Have fun with this one. I can visualize using this book as a great read aloud. I’m always looking for short texts that can be sandwiched into short time frames, like waiting in line for a specials class, a few minutes before leaving. How about an attention grabber in the middle of the day? You could read just one of the pages and it would hook them in. Think of the many possibilities there is.

Happy science sleuthing!


Savorings for reading and in writing for What is in the Wild?

  • Hybrid text
  • Riddle and word choice
  • Grabber Leads
  • Shape poems
  • Informational text – great for close reading

PES new book

(Side note: Tammy, I think I want to share this book at Summer Institute. It’s a keeper.)

SOLSC: Reflections

March 31, 2012

SOLSC has been a wonderful experience of learning with others. My notebook is filled with entry ideas gained from you and noted stories I want to remember. I have encouraged new slicers, formed connections, and strengthened ones I’ve known before.

My belief in myself as a writer has increased! I have taken risks in playing with words and have been pleasantly surprised with people’s comments. Thank you. My writing is developing and revising is becoming more of a delight rather than a challenge. It has been fun commenting, encouraging as I have been encouraged. Reading, commenting, and growing with you has been a joy!

As evidence of my growth, I played with words this morning, relaxing in the moment as I tried to do what was modeled for me. You see, your posts are modeled craft for me to savor, learn, and try. Today, I would like to honor Elsie at Elsie Tries Writing and the way her post yesterday inspired me to try something new.  Elsie “squeezed a poem from a single word“, so I tried it with the word ‘Reflections’ on this last day of the SOLSC. Blessings to you all as you learn, connect, and grow as writers. Slice on!


Core of SOLSC

Reflect on letters seen

Lists of notes,


Fills inner tier!



Slice on!

SOLSC: Spring is Anew

March 30, 2012

Spring is here and the trees,

bushes are flowering.

Colors burst brilliantly

Nature seems to be creating an orchestra

of uplifting music.

Morning greetings mix

bird flutterings.

Sunshine waves down

kissing the air with warmth.

Spring is anew!

***I subscribe to Your Daily Poem to increase my like of poetry. Poets amaze me with the craft of words, the rhythm and snapshots with deep meaning. This week, a beautiful poem by William Wadsworth was shared called Written in March. It captures Spring so delightfully.

SOLSC: Sunrise

March 12, 2012

Driving down the road,

I couldn’t help notice

the beauty spread before me.

The sky was brushed with pinks,

bubble gum, magenta swirled together.

White clouds pillowed above with

a silhouette of trees awakening in the light.

The beauty of the morning refreshed my soul,

lifted my spirits, and reminded me to notice.

Small Poetry

November 12, 2011

Jaime Adoff collection of poems focus on the theme of being small in Small Fry. His perspective gives you a glimpse of trials and triumphs being short can be. I envision these poems will ignite conversations within your classroom and poem sharing their wishes.  Mike Reed illustrations the feels inlaid in the text. View an interview with Jaime Adoff as he talks about the influences his parents, Virginia Hamilton and Arnold Adoff, had on him as a writer.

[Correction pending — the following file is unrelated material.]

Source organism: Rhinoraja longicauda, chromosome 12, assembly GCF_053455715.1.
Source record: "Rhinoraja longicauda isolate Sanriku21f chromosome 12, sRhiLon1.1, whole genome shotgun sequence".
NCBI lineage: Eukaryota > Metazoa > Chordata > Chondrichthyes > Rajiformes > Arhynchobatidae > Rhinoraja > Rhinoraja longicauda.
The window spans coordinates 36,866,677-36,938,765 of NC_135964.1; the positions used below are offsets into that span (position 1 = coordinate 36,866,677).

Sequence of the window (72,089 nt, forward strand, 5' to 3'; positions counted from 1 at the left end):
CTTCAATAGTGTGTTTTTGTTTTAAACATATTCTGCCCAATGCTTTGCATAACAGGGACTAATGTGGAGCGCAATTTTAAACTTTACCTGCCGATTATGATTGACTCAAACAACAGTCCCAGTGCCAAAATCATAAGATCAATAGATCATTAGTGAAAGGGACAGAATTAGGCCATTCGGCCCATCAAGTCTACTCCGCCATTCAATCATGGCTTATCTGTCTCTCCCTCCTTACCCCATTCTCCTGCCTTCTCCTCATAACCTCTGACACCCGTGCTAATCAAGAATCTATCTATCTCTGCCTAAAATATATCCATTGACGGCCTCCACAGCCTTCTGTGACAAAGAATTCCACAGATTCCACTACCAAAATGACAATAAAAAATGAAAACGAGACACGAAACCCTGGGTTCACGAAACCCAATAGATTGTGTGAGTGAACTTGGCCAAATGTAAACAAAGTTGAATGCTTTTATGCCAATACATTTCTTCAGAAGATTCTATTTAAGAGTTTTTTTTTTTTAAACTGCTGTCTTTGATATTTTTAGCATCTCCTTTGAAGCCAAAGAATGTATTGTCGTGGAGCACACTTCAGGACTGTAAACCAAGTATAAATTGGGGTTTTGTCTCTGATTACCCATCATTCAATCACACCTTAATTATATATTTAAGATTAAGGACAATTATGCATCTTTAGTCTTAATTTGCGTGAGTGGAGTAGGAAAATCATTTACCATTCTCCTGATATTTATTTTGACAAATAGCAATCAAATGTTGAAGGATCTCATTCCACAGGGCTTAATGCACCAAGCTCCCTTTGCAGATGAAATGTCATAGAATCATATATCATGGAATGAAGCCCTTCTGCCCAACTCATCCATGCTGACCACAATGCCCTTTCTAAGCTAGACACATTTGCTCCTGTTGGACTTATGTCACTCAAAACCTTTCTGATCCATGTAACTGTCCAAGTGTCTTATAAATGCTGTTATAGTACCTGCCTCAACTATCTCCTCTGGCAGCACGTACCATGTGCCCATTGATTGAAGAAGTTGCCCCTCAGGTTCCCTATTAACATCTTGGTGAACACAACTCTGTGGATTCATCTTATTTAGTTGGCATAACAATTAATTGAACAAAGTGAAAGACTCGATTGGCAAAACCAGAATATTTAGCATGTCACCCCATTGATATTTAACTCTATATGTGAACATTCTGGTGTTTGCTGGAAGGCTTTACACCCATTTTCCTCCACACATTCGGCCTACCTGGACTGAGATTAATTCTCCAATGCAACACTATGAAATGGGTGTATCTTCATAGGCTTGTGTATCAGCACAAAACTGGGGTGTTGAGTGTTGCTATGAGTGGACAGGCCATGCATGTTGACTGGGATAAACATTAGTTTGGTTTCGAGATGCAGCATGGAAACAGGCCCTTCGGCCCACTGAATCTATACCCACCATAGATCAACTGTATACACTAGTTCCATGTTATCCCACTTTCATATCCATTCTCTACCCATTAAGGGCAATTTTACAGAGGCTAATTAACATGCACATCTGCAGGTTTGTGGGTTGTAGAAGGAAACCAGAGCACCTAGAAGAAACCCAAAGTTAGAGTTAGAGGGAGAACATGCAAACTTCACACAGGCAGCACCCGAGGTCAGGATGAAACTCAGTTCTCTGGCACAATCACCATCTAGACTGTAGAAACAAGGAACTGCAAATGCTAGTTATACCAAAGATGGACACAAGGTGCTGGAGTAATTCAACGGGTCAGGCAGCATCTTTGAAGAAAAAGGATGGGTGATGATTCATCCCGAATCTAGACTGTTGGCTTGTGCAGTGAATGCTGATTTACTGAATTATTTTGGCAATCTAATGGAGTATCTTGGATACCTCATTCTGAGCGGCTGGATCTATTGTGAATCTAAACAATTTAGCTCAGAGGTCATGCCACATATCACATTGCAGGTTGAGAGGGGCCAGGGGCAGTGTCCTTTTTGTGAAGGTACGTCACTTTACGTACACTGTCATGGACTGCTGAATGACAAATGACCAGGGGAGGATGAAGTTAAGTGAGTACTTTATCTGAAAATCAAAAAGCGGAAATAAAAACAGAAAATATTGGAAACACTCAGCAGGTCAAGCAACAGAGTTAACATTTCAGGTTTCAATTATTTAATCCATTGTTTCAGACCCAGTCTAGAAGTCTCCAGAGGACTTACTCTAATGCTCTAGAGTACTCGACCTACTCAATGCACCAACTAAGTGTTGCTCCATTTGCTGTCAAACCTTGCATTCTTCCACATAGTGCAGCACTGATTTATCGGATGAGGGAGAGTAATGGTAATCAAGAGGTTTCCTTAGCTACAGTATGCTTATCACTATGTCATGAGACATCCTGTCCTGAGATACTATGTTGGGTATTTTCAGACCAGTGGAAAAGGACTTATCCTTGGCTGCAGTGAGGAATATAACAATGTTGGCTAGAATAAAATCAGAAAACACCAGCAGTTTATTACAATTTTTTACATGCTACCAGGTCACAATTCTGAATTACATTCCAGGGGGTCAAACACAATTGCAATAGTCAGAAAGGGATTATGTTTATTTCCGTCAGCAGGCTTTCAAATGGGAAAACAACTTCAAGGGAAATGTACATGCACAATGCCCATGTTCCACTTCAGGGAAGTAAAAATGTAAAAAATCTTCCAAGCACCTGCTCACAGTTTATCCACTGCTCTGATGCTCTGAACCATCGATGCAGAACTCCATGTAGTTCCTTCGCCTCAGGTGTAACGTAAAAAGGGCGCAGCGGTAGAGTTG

• No Fun Allowed focuses on not being tall enough for an amusement ride.
  • Cool Fun Fort Forever shines on the imaginative play young children can have.

Savorings for reading and in writing for Small Fry:

  • Narrative-like poems
  • Kid Voice
  • Varied types of poems – long skinny, stanzas, questions, short, conversational
  • Connections
  • Everyday Happenings

Halloween Howls

October 31, 2011

Holiday celebrations invite poetry creations and shares. Lee Bennett Hopkins selected several poems around the Halloween theme in Halloween Howls Holiday Poetry. During the fall season, it is fun to read short poems to catch your students’ attention.

A table of contents is featured at the beginning of the book with correlating page numbers. What a fun way to introduce this concept used in chapter and reference books.

Rebecca Kai Dotlich pens the poem Costume Hour. Children will relate to dressing up and imagining themselves as a fantasy character.

Sweet Tooth by Candace Pearson describes candy corn. After reading this poem, you could ask your students to write about their favorite candy, a snapshot of eating or making something delicious.

Use your imagination and have fun with poetry.

Savorings for reading and in writing for Halloween Howls:

  • Questions
  • Sensory Description
  • Visualizing
  • Memories
  • Making Connections

Who Swallowed Harold?

July 9, 2011

Tammy and I featured this book, Who Swallowed Harold? and Other Poems about Pets,  at the AllWrite!!! Summer Institute in June. I love this poetry book! There is a poem that everyone can relate too and such a great mentor text for kids. Susan Pearson relates to a child’s heart.

The book begins with a table of contents for the eighteen poems featured. The pages are numbered in the book, which provides a quick reference. The theme of the book is pets, so you could create a class poetry book with a collection of their pet poems.

A variety of poems are featured from a two liner (pg. 26) to a longer, narrative type poem (p. 28). Humor is sprinkled in, enticing your students to try poetry writing. One poem is a list called A Ferret’s Morning (p. 25), listing one fun activity after another. The use of questions (p.12) engages the reader to think and wonder about the creatures in water.

Have fun reading these poems to your students. It’s a poetry book I will be looking to have for my classroom collection.

Savorings for reading and in writing for Who Swallowed Harold?:

  • Table of Contents
  • Class book
  • Everyday happenings
  • Conventions – variety of punctuation to focus on for a unit of study or mentor sentences